Use a food processor to chop the salsa to a chunky consistency.
  1. Make your salsa. A mortar and pestle will work best for this, but a food processor also works. Add the chopped vegetables, cilantro, and Mexican oregano to your molcajete and grind it down until you’ve reached your desired texture. You want it a little chunky. Stir in the lime juice, Worcestershire, vinegar, and hot sauce. Season with salt and pepper. 
  2. Let it refrigerate. Allow the Santa Maria salsa to refrigerate for at least two hours so the flavors can develop. Taste again just before serving to see if you need to add any additional salt or pepper.
Mash the Santa Maria salsa up in a molcajete for a nice texture.

Important Tips

  • The vegetables for this fire-roasted tomato salsa get cooked nestled directly in charcoal. You want to make sure to carefully blow off any excess ash before adding them. A handheld portable fan or even a hair dryer can be used for this. Once your wife tastes the salsa she won’t mind if you borrowed it.
  • All of the vegetables will cook at different times. Be mindful and keep flipping. The scallions will char quickly while the chiles will take a little longer.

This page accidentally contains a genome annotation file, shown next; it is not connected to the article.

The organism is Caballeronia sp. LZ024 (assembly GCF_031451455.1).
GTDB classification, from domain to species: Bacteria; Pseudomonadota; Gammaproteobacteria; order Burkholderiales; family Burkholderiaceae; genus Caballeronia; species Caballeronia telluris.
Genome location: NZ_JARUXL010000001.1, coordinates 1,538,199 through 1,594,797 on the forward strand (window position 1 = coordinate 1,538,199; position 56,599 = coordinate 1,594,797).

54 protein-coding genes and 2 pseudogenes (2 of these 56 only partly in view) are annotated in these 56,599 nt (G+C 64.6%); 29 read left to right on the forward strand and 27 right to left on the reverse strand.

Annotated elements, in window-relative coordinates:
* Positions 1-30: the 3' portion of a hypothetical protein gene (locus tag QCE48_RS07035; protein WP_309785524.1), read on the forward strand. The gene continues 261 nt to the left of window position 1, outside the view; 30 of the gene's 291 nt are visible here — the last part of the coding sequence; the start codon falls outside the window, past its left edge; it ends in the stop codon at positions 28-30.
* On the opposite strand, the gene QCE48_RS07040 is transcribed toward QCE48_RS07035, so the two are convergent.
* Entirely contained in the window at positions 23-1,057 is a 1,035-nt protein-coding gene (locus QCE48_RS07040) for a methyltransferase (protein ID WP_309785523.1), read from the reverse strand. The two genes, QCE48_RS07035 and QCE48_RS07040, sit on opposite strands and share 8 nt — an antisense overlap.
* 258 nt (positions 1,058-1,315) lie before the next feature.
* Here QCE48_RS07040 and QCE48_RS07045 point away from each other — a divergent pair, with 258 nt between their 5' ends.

• Once the skin has split on your tomatoes, they’re done. You don’t want to overcook them as they’ll become mushy. You still want them to have integrity.
  • The texture of this salsa is important. If you do use a food processor be careful not to over pulse it. You want it a little chunky.
  • Don’t peel your celery! The outer layer will protect it during the charring process. You will also want to leave the skins on the shallots.
  • Pick hearty, plump, firm tomatoes. Soft tomatoes tend to burst over the fire. Vine-ripe tomatoes will give you the best flavor. If they’re on the smaller side go ahead and add an additional tomato.
  • Taste your salsa after it’s chilled. Tomatoes are like sponges and absorb salt. You may need to add an additional splash of Worcestershire or a pinch of salt.